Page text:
Central Park is the brand new show from Loren Bouchard, the creator of Bob’s Burgers, Bob’s writer Nora Smith, and Josh Gad, who is of course one of the most irritating human beings ever born and normally only bearable when playing a character you’re meant to hate. Gad also plays the narrator of the show, Birdie, so named because “I sing like a bird and I’ve bathed in that fountain”.
I truly hoped I’d be able to get over my long standing disdain for Gad (which I still claim is thoroughly deserved, I mean he managed to ruin Frozen II for god’s sake) and enjoy the show as it’s an animated musical about those responsible for running New York’s Central Park, and as I love Bob’s Burgers and adore musicals it should be the perfect show for me. Fortunately he’s not in the first episode that often after the initial opening couple of minutes, only popping up to explain something on occasion, and he’s also not actually that bad, so I may have to upgrade my view of the man from “Someone I wish lost the ability to speak” to “Someone I can tolerate if the writing’s good enough”.
The writing is more than good enough too, indeed that’s something of an understatement as this opening episode is superb stuff, doing all of the things a pilot should – eg. introducing the characters, giving us a reason to care about them, and in the case of anything with a season long plot, getting us gripped by the story it’s going to be telling – and it does all of these with what looks like effortless ease, which is the mark of a truly talented bunch behind the scenes.
Beginning with a barnstorming opening song that does an amazing job of showing us all of the joys of Central Park (and none of the disturbing real life elements, but this is an upbeat fantastical affair so you can hardly blame it), Gad’s character makes it look like the kind of place you wish you could live in forever. And the family who are doing exactly that are our lead characters, park manager Owen (Leslie Odom Jr.), his journalist wife Paige (Kathryn Hahn), supportive (if slightly kiss ass) son Cole (Tituss Burgess) and snarky comic creating daughter Molly (Kristen Bell). Bar the latter none of them bear any resemblance to any of the characters in Bob’s Burgers, and Molly only has a slight similarity to Tina as lordy is she boy obsessed, but she’s not preoccupied with arses and is a lot more lively so there are a good deal of differences.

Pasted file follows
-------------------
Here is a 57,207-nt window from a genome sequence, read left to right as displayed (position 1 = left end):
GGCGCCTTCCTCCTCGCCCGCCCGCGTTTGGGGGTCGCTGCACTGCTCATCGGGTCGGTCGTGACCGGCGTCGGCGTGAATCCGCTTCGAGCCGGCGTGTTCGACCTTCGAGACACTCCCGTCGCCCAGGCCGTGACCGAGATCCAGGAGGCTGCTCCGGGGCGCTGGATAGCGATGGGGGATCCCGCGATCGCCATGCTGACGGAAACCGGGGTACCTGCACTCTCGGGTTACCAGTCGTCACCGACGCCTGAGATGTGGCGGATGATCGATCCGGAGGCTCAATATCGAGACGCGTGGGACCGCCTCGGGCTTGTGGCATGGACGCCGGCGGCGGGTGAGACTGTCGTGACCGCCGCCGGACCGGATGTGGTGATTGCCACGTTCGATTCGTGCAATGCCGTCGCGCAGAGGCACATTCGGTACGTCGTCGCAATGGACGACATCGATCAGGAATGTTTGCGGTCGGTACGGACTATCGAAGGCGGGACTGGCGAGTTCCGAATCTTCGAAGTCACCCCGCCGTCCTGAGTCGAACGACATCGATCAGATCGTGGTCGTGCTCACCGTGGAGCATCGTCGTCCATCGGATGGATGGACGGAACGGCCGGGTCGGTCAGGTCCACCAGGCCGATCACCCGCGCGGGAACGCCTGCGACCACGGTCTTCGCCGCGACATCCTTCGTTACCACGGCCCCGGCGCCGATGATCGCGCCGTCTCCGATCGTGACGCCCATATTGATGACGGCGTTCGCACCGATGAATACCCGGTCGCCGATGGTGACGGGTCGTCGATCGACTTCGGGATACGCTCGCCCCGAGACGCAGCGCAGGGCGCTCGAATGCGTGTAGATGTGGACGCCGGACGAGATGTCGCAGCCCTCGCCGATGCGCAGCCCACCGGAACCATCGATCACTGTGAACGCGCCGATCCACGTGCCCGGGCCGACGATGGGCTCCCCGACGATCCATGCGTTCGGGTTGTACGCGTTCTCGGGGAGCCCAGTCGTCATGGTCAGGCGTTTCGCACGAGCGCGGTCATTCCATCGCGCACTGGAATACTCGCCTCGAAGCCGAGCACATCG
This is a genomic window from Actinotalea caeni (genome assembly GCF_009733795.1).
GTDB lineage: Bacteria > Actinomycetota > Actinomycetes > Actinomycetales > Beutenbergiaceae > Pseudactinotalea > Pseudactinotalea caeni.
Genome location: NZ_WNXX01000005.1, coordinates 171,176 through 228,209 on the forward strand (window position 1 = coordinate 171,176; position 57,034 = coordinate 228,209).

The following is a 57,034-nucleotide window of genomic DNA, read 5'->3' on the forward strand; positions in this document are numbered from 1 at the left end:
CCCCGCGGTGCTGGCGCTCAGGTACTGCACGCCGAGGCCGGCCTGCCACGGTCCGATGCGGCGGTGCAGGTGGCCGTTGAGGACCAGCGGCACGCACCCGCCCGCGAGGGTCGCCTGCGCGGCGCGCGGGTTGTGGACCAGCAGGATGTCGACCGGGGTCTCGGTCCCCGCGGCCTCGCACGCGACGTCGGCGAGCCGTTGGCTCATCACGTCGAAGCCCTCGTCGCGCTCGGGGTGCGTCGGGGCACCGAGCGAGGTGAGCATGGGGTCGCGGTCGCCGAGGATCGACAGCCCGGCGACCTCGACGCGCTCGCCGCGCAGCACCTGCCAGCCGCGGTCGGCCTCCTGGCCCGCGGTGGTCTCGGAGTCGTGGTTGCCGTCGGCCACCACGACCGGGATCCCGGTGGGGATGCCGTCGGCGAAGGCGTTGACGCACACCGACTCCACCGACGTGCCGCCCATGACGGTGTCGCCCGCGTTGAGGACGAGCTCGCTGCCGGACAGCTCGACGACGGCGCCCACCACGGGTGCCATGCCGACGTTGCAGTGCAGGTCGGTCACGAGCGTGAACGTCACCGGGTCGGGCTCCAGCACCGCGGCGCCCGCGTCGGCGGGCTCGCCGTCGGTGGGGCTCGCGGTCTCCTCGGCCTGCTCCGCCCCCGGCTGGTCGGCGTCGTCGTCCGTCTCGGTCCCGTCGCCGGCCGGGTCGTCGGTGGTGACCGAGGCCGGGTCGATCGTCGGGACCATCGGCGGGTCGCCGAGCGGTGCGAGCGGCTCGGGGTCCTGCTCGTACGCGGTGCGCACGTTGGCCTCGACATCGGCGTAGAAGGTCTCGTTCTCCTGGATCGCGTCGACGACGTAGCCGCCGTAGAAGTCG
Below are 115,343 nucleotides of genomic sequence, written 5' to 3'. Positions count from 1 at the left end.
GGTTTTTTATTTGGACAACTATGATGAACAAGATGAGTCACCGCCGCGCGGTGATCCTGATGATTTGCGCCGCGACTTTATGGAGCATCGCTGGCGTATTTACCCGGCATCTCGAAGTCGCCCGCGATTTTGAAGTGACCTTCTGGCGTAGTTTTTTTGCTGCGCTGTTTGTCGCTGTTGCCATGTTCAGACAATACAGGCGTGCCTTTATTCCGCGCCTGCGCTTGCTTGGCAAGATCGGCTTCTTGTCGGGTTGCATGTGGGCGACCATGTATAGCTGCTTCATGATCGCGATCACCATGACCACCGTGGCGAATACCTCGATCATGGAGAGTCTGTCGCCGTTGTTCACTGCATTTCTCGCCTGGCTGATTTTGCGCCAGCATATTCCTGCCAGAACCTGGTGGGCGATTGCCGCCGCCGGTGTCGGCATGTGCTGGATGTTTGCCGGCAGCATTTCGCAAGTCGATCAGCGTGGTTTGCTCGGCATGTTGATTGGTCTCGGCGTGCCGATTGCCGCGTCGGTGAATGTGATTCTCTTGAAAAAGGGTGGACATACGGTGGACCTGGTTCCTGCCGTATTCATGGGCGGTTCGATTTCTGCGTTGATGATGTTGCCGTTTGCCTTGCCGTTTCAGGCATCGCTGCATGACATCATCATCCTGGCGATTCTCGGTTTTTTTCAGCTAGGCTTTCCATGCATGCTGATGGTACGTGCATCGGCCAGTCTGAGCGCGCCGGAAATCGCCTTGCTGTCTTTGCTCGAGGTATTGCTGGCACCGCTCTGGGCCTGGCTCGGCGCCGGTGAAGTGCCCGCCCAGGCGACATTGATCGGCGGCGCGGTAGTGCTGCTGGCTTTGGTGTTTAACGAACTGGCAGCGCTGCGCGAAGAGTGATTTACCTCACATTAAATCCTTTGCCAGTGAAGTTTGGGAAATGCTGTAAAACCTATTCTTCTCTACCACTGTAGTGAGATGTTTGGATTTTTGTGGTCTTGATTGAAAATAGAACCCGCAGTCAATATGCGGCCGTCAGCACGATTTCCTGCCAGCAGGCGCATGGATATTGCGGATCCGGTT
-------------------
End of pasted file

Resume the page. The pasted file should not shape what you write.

The plot is introduced fairly early on as Bitsy Brandenham (Stanley Tucci) has lost her dog and Paige wants to cover the story for the local paper, leading to the (brief) second song of the piece where we learn that Bitsy has “Billin’ as the villain”, Birdie informs us we’re not actually supposedly not meant to know that just yet but it’s made clear in the following scene where Bitsy uses face cream made from a whale’s anus, which she loves seemingly only because it’s illegal. This is not always a subtle show then, but it is a bloody funny one as Bitsy continues to reveal why she’s such a despicable character over the following scene.
After that we learn how it’s “Hot lips turtle head day”, as the flowers are finally blooming, which Owen is over the moon about, making stickers reading “Everybody’s turtleheading” without realising it’s double meaning, though Cole and Molly are only too happy to point it out. It helps show what an extraordinarily upbeat character Owen is, but also ties in with the story later on, so isn’t just an excuse for some poo related jokes, not that I would have minded if it was as the show mines a lot of great gags from it.
Another pretty damn lovable song follows where Owen bemoans the lack of joy others have in the flowers finally making an appearance, which made me smile when he sings the line “Hey another turtle geek, no wait that’s just a fella trying to take a leak” and then made me grin no end when the rest of the cast become involved, because this really is a lovely show. It also skilfully introduces all of the motivations for the various characters, which includes Bitsy announcing a reward for the lost dog, and Bitsy’s assistant Helen (Daveed Diggs) gets in on the action and proves to be a quietly scheming so and so too.
The reward leads to a sod load of people turning up to the park, stomping on the flowers much to Owen’s horror, and then Cole is revealed to have had the dog all along, having found him earlier and then fallen in love with him. Because this is a show which clearly wanted me to fall in love with it too there’s then another song, a rap duet between Cole and Owen after the latter discovers Cole has Bitsy’s dog, and explains why he has to return it, and even though Cole delightfully exclaims “Papa I believe this puppy’s heaven sent, I promise to pick up his every excrement” he does the right thing in the end.
Well, it’s questionably the right thing as the dog looks horrified to be reunited with Bitsy and was clearly far happier with Cole, but hey, this is a moral show and legally it’s the correct decision anyhow. Though to show us just how shitty Bitsy is the show ends with her singing about her hatred for Central Park, discussing her plans to buy it and how she wants “Central Park with a Gap and Dunkin’ Donuts, Central Park get your wallets out and go nuts”, nicely setting up the season arc.
This is an unqualified success then, so good that it’s made me re-evaluate my opinion of the despicable Mr Gad, filled with songs that could feature in a hit Broadway musical, featuring fully formed characters who I already want to see on my tv screen for at least another decade, and with an impressively high gag rate which consistently made me laugh throughout the episode. The cast are all on fantastic form, their vocals all kinds of lovely, and my only complaint is that not all the episodes were released in one go so I can’t binge it over the course of the weekend.